Legal news for product liability attorneys. The FDA believes that Basic Food Flavors knowingly shipped contaminated HVP.
Product liability attorneys alerts- The FDA revealed that Basic Food Flavors knowingly shipped hydrolyzed vegetable protein with salmonella contamination.
Las Vegas, NV—Investigators with the federal Food and Drug Administration (FDA) http://www.fda.gov/ allege that the makers of the recalled hydrolyzed vegetable protein (HVP), Basic Food Flavors, were fully aware that their plant was contaminated with salmonella but still continued to sell the flavoring to foodmakers across the U.S. The contaminated HVP resulted in the recall of over 100 products, which ranged from dips to salad dressing to soup bouillon, as reported by the Washington Post.
The HVP enhances a meaty or savory flavor that is used in numerous processed food products, which comes as a powder or paste. The salmonella contamination was detected in early February by a foodmaker who had purchased the HVP, and subsequently alerted the FDA. Within a few days of receiving the report, the FDA conducted 14 inspections within two weeks. Dirty utensils and equipment; mixers and tubing were coated with a brown residue; in addition to cracks and factures and standing water on the floor were all found while conducting the inspections, which are prime breeding areas for the bacteria. The inspectors also reported “in one area where paste mixers and belt dryers were positioned, FDA inspectors noted ‘standing, grey/black liquid’ in the drain near the area where the hydrolyzed vegetable protein was turned from paste to powder. We sensed an odor in the vicinity of this drain.”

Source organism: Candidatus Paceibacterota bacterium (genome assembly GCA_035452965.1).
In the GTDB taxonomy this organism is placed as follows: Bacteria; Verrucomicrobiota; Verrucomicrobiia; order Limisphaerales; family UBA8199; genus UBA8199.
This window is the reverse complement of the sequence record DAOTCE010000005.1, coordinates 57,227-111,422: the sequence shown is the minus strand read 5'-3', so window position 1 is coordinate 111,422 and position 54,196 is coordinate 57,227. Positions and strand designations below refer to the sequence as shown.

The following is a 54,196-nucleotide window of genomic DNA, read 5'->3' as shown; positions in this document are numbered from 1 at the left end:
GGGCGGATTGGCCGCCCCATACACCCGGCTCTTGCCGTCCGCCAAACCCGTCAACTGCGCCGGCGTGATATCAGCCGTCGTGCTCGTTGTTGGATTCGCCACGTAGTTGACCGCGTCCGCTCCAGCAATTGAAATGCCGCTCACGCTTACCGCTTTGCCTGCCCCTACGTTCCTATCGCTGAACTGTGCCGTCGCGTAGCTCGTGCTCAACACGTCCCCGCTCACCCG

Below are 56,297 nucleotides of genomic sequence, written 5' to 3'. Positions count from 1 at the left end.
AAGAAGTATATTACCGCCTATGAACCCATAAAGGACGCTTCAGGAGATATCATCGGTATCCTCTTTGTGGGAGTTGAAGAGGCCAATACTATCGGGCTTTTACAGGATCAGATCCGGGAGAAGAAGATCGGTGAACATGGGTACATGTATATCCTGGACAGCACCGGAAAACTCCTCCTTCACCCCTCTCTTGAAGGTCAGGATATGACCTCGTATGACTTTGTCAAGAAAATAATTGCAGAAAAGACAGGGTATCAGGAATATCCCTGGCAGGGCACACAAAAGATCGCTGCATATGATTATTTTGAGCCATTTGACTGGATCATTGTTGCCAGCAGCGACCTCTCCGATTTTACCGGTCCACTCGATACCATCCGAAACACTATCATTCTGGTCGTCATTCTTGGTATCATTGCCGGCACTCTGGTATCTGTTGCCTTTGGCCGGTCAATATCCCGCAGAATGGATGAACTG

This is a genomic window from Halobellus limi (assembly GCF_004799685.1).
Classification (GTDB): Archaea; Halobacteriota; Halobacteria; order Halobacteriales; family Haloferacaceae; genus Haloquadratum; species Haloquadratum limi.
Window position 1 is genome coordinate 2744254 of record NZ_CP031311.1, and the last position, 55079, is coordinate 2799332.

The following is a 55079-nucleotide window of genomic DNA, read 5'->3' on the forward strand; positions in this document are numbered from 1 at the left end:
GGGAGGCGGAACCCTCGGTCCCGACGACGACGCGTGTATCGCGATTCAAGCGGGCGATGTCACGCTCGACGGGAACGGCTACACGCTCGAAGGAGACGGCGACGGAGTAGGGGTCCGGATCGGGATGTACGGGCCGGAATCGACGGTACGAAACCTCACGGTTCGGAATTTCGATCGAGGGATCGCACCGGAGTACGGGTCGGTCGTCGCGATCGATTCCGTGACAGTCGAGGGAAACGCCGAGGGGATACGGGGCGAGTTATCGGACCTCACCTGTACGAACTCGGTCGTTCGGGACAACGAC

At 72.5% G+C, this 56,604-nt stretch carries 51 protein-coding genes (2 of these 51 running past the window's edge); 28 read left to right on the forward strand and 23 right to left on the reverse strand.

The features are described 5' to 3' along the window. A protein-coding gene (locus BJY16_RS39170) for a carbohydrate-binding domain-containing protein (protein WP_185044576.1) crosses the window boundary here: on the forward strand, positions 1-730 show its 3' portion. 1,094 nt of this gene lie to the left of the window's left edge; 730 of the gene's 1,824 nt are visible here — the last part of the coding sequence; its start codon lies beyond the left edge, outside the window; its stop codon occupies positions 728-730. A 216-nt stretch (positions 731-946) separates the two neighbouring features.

On January 21, managers at Basic Food Flavors were told that samples that were taken a week before tested positive for salmonella, but still negligently continued to ship out the HVP to foodmakers. The plant was tested again in February, which returned a positive result of salmonella contamination. Basic Food Flavors still continued to ship out the product without cleaning the plant of equipment, which would have limited contamination. Investigators believe that contamination began in September 2009, which means that millions of pounds of HVP were shipped out in bulk loads to foodmakers in a five month time span. It is illegal to knowingly continue to sell food products that are contaminated with the salmonella bacteria. To date, there have been no reportes of people becoming sick from the contaminated HVP. Officials believe the health risk is low because most of the products that use HVP is usually cooked during processing or have cooking instructions for consumers. During the cooking process any salmonella would be killed before the food was consumed. Ready-to-eat products carried a higher risk due to the fact they are not cooked before consumption.
Legal News Reporter: Nicole Howley-Legal news for product liability lawyers.